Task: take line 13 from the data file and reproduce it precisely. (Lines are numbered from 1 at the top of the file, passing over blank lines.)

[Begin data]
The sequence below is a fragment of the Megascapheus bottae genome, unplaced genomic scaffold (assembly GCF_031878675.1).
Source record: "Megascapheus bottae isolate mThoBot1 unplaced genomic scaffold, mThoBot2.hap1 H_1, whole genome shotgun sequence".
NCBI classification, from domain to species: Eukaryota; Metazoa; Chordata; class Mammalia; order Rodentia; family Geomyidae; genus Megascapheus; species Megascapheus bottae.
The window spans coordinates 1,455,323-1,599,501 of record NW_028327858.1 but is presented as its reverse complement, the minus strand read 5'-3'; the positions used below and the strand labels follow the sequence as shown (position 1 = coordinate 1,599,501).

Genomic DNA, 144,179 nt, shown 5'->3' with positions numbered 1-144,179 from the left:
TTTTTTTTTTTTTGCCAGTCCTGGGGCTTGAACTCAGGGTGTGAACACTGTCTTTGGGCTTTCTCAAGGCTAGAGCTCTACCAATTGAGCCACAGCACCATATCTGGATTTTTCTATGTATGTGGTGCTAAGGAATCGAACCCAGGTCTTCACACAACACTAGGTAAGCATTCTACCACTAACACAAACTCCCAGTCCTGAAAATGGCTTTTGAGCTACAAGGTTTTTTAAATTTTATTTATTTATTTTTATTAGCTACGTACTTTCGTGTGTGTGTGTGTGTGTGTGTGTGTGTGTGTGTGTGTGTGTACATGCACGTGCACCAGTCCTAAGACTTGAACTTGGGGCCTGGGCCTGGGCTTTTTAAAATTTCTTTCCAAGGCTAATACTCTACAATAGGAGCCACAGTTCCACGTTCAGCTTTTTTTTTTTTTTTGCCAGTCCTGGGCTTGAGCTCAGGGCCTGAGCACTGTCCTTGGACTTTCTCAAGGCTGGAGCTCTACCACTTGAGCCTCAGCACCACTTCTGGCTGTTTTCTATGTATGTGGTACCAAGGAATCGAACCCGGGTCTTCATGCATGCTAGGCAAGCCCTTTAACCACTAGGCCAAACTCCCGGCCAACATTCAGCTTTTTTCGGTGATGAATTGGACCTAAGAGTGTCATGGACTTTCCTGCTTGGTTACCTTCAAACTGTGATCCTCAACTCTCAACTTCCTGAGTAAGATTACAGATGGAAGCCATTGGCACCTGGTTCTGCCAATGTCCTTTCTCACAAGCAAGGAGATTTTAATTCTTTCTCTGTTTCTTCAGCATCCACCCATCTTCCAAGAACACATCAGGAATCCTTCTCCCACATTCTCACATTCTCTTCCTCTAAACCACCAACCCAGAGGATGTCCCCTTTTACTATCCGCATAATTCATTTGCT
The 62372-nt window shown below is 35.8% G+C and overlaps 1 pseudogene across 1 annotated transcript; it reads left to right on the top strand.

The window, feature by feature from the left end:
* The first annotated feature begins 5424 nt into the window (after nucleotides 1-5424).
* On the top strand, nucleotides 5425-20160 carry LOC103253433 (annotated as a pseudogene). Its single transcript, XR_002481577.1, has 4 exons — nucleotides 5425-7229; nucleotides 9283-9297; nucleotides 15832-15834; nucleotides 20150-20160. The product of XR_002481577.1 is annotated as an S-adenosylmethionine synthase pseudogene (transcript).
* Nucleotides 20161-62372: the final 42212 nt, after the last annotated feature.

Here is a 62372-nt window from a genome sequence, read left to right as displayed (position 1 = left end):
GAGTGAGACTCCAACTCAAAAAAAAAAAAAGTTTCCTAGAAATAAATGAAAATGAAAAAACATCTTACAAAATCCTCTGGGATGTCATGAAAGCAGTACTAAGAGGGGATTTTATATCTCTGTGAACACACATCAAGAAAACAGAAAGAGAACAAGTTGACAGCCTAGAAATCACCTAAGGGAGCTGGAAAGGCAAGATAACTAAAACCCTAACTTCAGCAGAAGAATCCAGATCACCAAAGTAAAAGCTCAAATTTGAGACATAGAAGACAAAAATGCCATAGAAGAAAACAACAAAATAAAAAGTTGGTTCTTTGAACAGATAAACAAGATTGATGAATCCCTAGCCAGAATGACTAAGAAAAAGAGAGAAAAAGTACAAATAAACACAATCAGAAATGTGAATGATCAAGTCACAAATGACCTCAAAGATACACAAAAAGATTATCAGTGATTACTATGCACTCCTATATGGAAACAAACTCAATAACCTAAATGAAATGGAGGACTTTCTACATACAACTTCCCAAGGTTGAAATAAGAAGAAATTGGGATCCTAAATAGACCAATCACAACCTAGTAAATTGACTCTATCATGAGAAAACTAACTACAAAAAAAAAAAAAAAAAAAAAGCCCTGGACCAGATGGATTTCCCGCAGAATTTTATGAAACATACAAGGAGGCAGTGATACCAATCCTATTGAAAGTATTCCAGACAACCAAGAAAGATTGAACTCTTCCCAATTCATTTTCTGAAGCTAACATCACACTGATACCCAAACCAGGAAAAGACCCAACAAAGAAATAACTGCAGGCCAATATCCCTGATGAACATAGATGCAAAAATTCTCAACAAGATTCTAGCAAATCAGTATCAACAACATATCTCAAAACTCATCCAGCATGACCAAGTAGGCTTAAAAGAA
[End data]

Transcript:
GAGTGAGACTCCAACTCAAAAAAAAAAAAAGTTTCCTAGAAATAAATGAAAATGAAAAAACATCTTACAAAATCCTCTGGGATGTCATGAAAGCAGTACTAAGAGGGGATTTTATATCTCTGTGAACACACATCAAGAAAACAGAAAGAGAACAAGTTGACAGCCTAGAAATCACCTAAGGGAGCTGGAAAGGCAAGATAACTAAAACCCTAACTTCAGCAGAAGAATCCAGATCACCAAAGTAAAAGCTCAAATTTGAGACATAGAAGACAAAAATGCCATAGAAGAAAACAACAAAATAAAAAGTTGGTTCTTTGAACAGATAAACAAGATTGATGAATCCCTAGCCAGAATGACTAAGAAAAAGAGAGAAAAAGTACAAATAAACACAATCAGAAATGTGAATGATCAAGTCACAAATGACCTCAAAGATACACAAAAAGATTATCAGTGATTACTATGCACTCCTATATGGAAACAAACTCAATAACCTAAATGAAATGGAGGACTTTCTACATACAACTTCCCAAGGTTGAAATAAGAAGAAATTGGGATCCTAAATAGACCAATCACAACCTAGTAAATTGACTCTATCATGAGAAAACTAACTACAAAAAAAAAAAAAAAAAAAAAGCCCTGGACCAGATGGATTTCCCGCAGAATTTTATGAAACATACAAGGAGGCAGTGATACCAATCCTATTGAAAGTATTCCAGACAACCAAGAAAGATTGAACTCTTCCCAATTCATTTTCTGAAGCTAACATCACACTGATACCCAAACCAGGAAAAGACCCAACAAAGAAATAACTGCAGGCCAATATCCCTGATGAACATAGATGCAAAAATTCTCAACAAGATTCTAGCAAATCAGTATCAACAACATATCTCAAAACTCATCCAGCATGACCAAGTAGGCTTAAAAGAA